December 10, 2018
Focus: The Business of Sports

Becker is becoming a leader in the $1B esports industry

Photo/Courtesy
Becker College is among a growing number of colleges with varsity programs in esports, where students compete not on the field but in online video games.

First, Becker College made a name for itself with a nationally renown video game design program, putting the small Worcester school near the top of a Princeton Review list along with the University of Southern California and New York University.

Now, Becker is parlaying the success of that program with another propelling the college to the forefront of a burgeoning video game realm: Esports – multiplayer video games played in front of an audience just like their on-field counterparts or streamed online.

Next fall, Becker will officially begin its esports management program, which the school says is the first of its kind in the country.

"How many people in their lifetime get to do something that's the first of its kind in the United States?" said Alan Ritacco, the dean of Becker's School of Design and Technology, of which the esports management program is a part. "We're experts at this. This is what we do."

Money to be made, and eyes watching

It's not hard to see why Becker is looking to jump on a new but fast-growing industry.

Global esports revenues were projected by Dutch industry researcher Newzoo to reach $906 million in 2018, for 38-percent growth in just one year. Esports' audience was projected to reach 380 million this year, for 13-percent annual growth.

Newzoo has projected revenue to surpass $1.6 billion by 2021.

Serious money is behind esports, too. Newzoo estimated $59 million in ticket revenue for esports events last year, nearly doubling the previous year's total, and that prize money last year hit $112 million.

"As a business, esports is now entering a new and critical phase toward maturity," Newzoo CEO Peter Warman said. "Big investments have been made, new league structures have been launched, sponsorship budgets have moved from experimental to continuous, and international media rights trade is starting to heat up."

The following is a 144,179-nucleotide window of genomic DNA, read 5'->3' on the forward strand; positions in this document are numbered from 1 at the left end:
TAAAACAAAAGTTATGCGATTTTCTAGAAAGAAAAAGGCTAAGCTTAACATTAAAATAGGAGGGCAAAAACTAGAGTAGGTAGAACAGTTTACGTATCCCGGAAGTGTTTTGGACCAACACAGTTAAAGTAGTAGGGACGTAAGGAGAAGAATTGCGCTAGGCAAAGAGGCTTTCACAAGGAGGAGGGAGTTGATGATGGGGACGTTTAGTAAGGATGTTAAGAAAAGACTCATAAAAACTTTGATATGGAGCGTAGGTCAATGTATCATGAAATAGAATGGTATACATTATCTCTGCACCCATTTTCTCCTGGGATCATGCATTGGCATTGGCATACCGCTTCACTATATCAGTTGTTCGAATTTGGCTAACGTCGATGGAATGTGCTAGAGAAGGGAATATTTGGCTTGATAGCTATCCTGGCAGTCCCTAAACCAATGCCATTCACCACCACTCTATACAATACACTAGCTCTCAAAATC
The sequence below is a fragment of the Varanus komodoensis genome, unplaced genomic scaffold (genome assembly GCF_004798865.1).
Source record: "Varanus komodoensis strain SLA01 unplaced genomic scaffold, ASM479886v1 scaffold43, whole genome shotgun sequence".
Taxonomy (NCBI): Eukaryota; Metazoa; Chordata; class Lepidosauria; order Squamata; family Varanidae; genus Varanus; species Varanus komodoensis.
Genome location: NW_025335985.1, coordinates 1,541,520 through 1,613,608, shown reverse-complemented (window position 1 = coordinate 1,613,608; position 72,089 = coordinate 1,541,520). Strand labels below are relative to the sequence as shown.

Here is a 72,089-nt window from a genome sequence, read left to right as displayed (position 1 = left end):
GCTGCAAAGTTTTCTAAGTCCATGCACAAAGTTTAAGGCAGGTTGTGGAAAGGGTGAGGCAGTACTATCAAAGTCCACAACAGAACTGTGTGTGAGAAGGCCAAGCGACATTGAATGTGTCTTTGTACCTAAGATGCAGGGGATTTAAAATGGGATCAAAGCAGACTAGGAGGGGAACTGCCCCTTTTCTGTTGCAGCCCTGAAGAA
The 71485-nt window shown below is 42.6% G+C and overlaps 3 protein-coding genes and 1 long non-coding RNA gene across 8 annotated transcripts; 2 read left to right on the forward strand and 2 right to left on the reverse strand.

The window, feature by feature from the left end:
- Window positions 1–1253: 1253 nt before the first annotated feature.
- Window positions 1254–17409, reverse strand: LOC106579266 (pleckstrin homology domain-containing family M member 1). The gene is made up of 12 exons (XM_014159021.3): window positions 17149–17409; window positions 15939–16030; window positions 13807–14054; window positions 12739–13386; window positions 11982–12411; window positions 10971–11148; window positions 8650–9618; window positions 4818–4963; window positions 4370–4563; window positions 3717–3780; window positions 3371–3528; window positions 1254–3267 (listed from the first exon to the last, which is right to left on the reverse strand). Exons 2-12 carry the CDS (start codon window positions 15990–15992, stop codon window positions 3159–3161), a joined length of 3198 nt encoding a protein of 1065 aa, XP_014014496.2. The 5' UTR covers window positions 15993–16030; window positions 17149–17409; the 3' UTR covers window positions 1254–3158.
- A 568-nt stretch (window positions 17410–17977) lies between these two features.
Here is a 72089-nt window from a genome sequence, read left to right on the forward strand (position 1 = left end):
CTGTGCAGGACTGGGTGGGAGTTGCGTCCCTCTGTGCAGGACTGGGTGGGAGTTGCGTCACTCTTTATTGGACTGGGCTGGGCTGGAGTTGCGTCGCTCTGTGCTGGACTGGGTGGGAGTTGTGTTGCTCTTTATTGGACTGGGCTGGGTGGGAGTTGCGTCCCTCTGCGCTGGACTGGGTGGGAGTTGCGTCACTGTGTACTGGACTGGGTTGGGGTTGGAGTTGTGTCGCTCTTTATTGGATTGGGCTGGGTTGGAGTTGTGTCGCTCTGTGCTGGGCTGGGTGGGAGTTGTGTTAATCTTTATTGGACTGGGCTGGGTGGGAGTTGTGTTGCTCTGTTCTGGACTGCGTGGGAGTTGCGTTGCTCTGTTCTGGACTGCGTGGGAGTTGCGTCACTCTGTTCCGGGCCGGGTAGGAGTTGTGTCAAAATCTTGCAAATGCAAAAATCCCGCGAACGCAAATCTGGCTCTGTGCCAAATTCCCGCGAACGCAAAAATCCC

Some well-known names are getting behind esports, as well.

Patriots owner Robert Kraft brought a multiplayer sports team to Boston last year in a league with 12 teams in cities in the United States and Asia competing in a game called Overwatch, where armed teams compete on a battleground. Owners of the New York Mets, Milwaukee Bucks and Cleveland Cavaliers have made their own investments in teams.

In October, Forbes valued one esports company, Cloud9, which has teams in a range of different games, at $310 million. Eight others were valued at more than $100 million. Teams for League of Legends, a multiplayer battle game, were selling last year for $10 million, according to Sports Business Journal.

Technology-driven industry

If the fast growth of esports is surprising to the outside world, it hasn't caught off guard those in the industry, said Jurre Pannekeet, a senior market analyst at Newzoo.

"We thought this is really going to catch on because it's such a cool phenomenon among gamers, which is such a broad group," he said.

Technology has been a main driver, Pannekeet said, allowing players to compete online in a way they wouldn't have been able to in the days of Nintendo and stream their matches for anyone to watch anywhere.

There's a fortune to be made for those who are some of the best in the world at playing video games.

A young man known as Ninja, who is famous for playing the shooting game Fortnite, told ESPN in a September interview he makes close to $1 million each month playing the game, with revenue from ads playing while people watch him on the video streaming platform Twitch and from sponsors including Samsung, Red Bull and Uber Eats. In October, Nike announced an endorsement deal with a Chinese player of League of Legends.